The Minnesota DOT (Mn/DOT) installed its first HAWK Pedestrian Signal on Highway 23 at 12th Avenue in St. Cloud, MN during October 2009. (jargon alert: HAWK = High-intensity Activated
crossWalK… creative). Here's more info on Mn/DOT's website. The City of Tuscon, Arizona pioneered this system and is now operating about 60 of them.
The HAWK System stays dark until a pedestrian activates it by pressing the push button. Then the signal starts flashing yellow, then steady yellow, then double red lights. The pedestrians get a walk signal with a countdown timer when the double red lights are activated. When the pedestrian gets the flashing hand symbol, the red lights start flashing for the vehicles. Once the pedestrian phase ends, the signal goes dark again and traffic goes back to free flowing.
Tom Dumont, Mn/DOT's District 3 Traffic Engineer, gave a presentation about the system to the City Engineers Association of Minnesota. The HAWK System is still in experimental mode and is not part of the Minnesota Manual on Uniform Traffic Control Devices yet. Mn/DOT developed criteria for when these systems could be installed based on roadway speed, crossing width, mainline traffic volumes, and pedestrian crossing volumes. This device fits a niche where full blown traffic signals aren't needed, but pedestrian safety at a high volume crossing is a concern. The system cost about half what a normal signal would (it cost about $80,000) and has limited effect on traffic since it is dark the vast majority of the time.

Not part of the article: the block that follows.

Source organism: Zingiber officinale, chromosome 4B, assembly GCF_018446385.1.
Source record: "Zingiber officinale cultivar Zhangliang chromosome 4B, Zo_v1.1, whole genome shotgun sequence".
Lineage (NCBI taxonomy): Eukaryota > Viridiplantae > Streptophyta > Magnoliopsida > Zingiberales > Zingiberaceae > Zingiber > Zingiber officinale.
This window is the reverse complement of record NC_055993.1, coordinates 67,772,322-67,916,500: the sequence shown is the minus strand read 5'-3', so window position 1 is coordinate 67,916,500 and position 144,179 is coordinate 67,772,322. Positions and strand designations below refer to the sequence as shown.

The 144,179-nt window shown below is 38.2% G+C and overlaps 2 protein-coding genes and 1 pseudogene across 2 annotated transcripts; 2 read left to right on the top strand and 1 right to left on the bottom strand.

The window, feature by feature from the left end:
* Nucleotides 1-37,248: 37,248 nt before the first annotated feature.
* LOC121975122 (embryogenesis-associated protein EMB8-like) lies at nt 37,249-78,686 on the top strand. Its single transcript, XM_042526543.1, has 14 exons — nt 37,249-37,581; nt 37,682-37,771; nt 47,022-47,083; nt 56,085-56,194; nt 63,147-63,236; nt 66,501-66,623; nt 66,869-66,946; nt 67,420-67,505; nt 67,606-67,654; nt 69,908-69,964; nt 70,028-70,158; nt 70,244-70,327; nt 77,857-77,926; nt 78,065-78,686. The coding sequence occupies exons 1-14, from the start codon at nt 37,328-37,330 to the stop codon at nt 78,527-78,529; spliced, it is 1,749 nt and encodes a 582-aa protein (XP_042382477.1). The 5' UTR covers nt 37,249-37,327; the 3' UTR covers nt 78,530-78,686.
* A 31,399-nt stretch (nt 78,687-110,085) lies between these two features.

According to Tom's presentation, here are some of his observations –
- Vehicles did not stop for the dark signal (this was a major concern – vehicles historically have a tendency to stop at a dark signal, but the system is signed to encourage motorists to stop only on the red light).
- Its use was intuitive for pedestrians – there wasn't a learning curve.
- Some vehicles have a tendency to drive through on the beginning of the red light.
- The flashing red lights at the end of the phase caused some confusion. Mn/DOT is changing from both lights flashing red at the same time to a wig-wag flash (like the red lights at a railroad crossing).
I applaud Mn/DOT and St. Cloud for testing this innovative device!